Indie List 2015: Who spent what – and why
Are all your entertainment eggs in one basket? Playback's annual feature looks at how top-performing Canadian prodcos are hedging against risk.
Every year, Playback solicits data from the industry on what independent producers spent on production in each calendar year. The surveys are voluntary and reflect data compiled by each individual company. The exception is public companies (DHX, Lionsgate), which were tallied by Playback based on publicly available quarterly reports. Below is our annual editorial feature based on findings gathered through the surveys, and at the end, you will find links to compilations of survey data by genre. This feature and the Indie List chart originally appeared in the Summer 2015 issue of Playback magazine
By Julianna Cummins
With millions in tangible benefits money making its way through a still-robust broadcast system, there’s a good chance that 2014 will be looked back upon as a banner year for Canadian independent production.
As has been the trend in recent years, one of the biggest markers of those in the top 10 or 20 on the Indie List is diversification. Whether it’s into new genres or new countries, Canadian producers spending the most on content are doing it across categories with an eye to surviving in a cutthroat media marketplace. The result of this has been an increase in M&A activity in the sector, new U.S. offices and lots of coproduction and co-venture deals.
Without putting too much emphasis on Let’s Talk TV, these moves are moreso reflective of the globalization of the content industry and the new strategies necessary to feed it. Let’s Talk TV emphasized what many already knew: the pot at home is shrinking and new approaches and ideas are needed.
Many of you agreed. Our Indie List poll found that, when we asked if opportunities for producers were better, worse or the same right now, the majority – surprisingly – said, “the same.”
As Dan Smiley, manager, digital and business affairs at Toronto’s Amaze Film & Television commented, the post-2014 outlook is neither all good nor all bad: it’s just much, much different than it has ever been before.
“It’s worse because broadcaster’s market share is decreasing because of competition from OTT services, most of which are foreign-owned and therefore less accessible to Canadian producers. The recent change to Cancon regulations will definitely impact Canadian producers negatively,” he wrote in the survey.
“It’s better because we now have more places to sell than ever. Many OTT platforms offer more favourable window deals than broadcasters. But that means the producer is increasingly playing the role of distributor, which has its own difficulties.”
For many on this list, 2015 will mean much more of what went on in 2014: sourcing great scripts, talent and ideas, financing it using (increasingly) creative strategies, working hard to get it out into the world, and hoping like hell it’s noticed when it gets there.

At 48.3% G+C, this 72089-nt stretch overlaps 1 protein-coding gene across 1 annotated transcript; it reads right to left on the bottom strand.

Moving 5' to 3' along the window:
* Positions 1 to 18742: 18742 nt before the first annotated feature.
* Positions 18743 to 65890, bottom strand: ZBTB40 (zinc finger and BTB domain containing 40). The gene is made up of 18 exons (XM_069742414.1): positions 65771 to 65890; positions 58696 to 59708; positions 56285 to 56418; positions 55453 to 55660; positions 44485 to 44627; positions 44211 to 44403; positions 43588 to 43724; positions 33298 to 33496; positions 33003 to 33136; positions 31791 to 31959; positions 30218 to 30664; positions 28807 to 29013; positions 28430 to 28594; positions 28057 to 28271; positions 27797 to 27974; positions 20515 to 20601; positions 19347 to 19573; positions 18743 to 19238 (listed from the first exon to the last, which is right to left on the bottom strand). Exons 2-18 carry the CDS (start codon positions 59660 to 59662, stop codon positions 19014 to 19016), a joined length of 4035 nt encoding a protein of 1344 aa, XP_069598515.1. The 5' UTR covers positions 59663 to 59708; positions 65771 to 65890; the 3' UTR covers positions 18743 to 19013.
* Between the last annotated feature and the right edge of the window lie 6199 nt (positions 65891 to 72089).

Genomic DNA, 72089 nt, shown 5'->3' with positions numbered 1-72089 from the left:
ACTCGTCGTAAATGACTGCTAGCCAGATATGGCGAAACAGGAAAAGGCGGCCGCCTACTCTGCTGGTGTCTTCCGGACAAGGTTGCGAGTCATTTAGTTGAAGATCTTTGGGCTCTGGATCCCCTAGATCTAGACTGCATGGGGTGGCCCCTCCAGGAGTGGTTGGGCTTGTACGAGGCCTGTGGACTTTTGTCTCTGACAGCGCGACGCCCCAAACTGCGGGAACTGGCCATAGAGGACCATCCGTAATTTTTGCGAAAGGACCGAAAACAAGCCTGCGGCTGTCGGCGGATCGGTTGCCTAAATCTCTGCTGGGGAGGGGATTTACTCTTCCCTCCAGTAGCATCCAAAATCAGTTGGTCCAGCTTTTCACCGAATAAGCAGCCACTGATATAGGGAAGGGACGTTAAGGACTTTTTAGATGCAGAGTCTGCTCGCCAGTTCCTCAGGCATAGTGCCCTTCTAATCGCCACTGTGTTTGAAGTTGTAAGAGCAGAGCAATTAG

Bullish: Who rallied in 2015 and why
Temple Street Productions saw the biggest year-over-year rally, hitting a production volume of over $96 million in 2014, compared to just under $44 million in 2013. Most of that increase came from production on one-hour dramas, including Orphan Black, X Company and Killjoys, and scripted development, said John Young, managing director of Temple Street. X Company was one of Temple Street’s first major coproductions, coproduced with Hungary’s Pioneer-Stillking Films, and the prodco now has a team dedicated to exploring more international partnerships.
“It’s not everything but it is one [area of the business] that I think will become more and more relevant going forward,” Young explained.
Further gains on the company’s balance sheet came from its Media Ventures division, which included the 2014 launch of its fitness app Evolve. The division is part of the company’s focus on diversifying its revenue streams beyond linear properties.
The focus on global opps also influenced Temple Street’s growth in the kids IP sector in 2014, as it looked to build on the success of its tween-focused Family Channel series The Next Step.
“We were able to work with Family Channel on a tour, do deals for clothing lines [and] deals with Walmart…Kids and family offer different [revenue] opportunities than a more traditional one-hour drama or a half-hour unscripted show,” Young said.
As Temple Street moved to fine-tune its coproduction and co-venture strategy, fellow Toronto prodco Take 5 Productions saw the fruits of such a model grow significantly in 2014.